Belarus goes nuclear

Belarus goes nuclear
Belarus' decision to revoke its non-nuclear status follows a referendum, and represents a further move towards the Kremlin's sphere of influence. / Image: bne IntelliNews.
By Theo Normanton in Moscow February 28, 2022

Belarus has announced a constitutional change revoking the country’s non-nuclear status. This followed a referendum on the question of nuclear weapons, in which the government claims the majority voted to change the country’s stance. The announcement paves the way for Belarus to deploy Russian nuclear weapons.

Belarus President Alexander Lukashenko has been trying to tread a fine line between Moscow and the West for the last ten years. Ever since Belarus agreed in principle to form a Union State with Russia in 1999, the two countries have been trying to negotiate the precise nature of their relationship. Lukashenko has held out the prospect of closer integration with Russia in order to exact financial support and fuel subsidies, all while attempting to maintain a degree of independence. Belarus is constitutionally a neutral nation, and did not recognise Russia’s annexation of Crimea in 2014.

But the country’s ability to maintain a neutral stance has been undermined by elections in August 2020, in which Lukashenko claimed victory in spite of credible allegations of rigging and ballot stuffing. Belarus consequently needed Russian support more than ever, and it began a gradual rapprochement with the Kremlin, starting with joint military drills in Belarusian territory, and culminating in the use of Belarus’ border as a launch pad for the invasion of Ukraine. Lukashenko also agreed for 30,000 Russian troops to be permanently stationed in Belarus.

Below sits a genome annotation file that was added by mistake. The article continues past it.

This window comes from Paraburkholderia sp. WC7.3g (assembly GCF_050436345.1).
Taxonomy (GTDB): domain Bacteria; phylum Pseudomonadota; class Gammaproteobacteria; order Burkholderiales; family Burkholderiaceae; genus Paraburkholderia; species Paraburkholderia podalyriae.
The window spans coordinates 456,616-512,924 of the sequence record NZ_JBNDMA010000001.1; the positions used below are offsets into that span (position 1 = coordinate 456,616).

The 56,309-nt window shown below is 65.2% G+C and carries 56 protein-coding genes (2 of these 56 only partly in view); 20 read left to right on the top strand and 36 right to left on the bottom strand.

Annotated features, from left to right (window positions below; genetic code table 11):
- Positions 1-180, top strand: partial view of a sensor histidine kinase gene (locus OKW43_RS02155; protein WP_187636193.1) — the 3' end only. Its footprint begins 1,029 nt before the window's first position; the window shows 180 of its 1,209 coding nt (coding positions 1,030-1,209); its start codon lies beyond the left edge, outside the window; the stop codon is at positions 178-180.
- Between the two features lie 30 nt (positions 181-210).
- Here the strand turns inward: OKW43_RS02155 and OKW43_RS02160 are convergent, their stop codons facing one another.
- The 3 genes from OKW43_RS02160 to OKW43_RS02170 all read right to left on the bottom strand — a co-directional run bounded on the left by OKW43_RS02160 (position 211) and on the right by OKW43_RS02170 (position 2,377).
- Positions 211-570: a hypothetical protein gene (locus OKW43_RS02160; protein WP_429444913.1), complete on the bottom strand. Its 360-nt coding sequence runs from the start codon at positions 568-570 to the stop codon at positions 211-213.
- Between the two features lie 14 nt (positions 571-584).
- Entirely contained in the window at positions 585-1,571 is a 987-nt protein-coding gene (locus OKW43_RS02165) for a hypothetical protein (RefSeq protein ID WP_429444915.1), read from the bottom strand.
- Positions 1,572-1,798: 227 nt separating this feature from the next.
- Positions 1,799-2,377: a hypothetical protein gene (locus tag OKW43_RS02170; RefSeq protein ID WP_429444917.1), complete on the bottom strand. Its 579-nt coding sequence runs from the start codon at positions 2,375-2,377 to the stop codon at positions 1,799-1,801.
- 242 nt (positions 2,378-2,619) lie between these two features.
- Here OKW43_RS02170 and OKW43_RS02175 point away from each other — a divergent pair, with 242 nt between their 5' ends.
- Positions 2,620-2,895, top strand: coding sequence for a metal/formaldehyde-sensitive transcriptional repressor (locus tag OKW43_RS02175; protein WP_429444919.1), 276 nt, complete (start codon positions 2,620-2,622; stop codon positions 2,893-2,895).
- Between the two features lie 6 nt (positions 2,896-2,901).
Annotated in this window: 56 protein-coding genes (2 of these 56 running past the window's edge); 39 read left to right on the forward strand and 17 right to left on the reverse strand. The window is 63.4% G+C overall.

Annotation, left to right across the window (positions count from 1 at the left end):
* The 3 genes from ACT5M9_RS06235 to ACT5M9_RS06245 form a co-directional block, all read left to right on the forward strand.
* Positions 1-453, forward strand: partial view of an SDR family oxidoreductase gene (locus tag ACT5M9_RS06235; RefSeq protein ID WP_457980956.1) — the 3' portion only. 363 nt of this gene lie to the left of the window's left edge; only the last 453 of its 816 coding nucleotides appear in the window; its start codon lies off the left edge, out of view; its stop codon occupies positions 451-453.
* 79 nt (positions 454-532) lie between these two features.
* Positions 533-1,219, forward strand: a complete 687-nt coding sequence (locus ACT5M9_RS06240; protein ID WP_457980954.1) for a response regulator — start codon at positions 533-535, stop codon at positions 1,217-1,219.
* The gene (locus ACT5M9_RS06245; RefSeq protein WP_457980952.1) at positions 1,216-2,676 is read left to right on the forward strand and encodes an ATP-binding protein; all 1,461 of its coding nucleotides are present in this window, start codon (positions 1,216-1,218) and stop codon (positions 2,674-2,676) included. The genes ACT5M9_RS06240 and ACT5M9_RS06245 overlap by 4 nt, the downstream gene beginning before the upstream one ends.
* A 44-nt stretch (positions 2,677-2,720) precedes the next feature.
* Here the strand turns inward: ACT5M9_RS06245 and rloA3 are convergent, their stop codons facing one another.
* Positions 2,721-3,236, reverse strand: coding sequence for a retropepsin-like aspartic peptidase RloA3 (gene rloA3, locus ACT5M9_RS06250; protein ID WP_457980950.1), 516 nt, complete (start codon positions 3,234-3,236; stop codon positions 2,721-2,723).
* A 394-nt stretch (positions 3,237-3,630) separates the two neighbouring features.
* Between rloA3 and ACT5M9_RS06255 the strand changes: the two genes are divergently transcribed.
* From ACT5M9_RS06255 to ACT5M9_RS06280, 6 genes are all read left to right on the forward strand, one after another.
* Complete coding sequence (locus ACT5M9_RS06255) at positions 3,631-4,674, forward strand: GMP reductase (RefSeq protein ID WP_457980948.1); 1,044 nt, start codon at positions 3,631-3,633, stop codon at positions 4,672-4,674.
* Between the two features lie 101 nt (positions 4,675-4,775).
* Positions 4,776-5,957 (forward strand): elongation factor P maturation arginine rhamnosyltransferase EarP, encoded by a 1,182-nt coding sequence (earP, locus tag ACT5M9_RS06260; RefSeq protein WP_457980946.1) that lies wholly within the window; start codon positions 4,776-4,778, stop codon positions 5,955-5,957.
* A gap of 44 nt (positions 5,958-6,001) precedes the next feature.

The announcement that Belarus can now host nuclear weapons has given rise to speculation that it could become home to a Russian missile base. There is currently no indication from Belarusian officials that the country wants to permanently host Russian nuclear weapons, but it is conceivable that temporary weapons could be stationed there. This marks a new era in Russo-Belarusian relations – one in which Belarus acts as a Russian vassal state.

The move has grave implications for the future of European security. With Belarus obedient to Russia and every indication that Moscow intends to turn Ukraine into a puppet state, the Baltic republics of Estonia, Latvia, and Lithuania are now surrounded to the east, south and west by Russian-friendly states. Lying between Russia and its European exclave of Kaliningrad, the three republics now comprise a vulnerable corridor. The Baltic states are linked to the rest of the EU only by the 65 km of border shared by Lithuania and Poland, known as the Suwalki Gap.

Belarus has faced Western sanctions alongside Russia for its role in the invasion of Ukraine. The sanctions target officials who have enabled the war with Ukraine, as well as structurally significant institutions.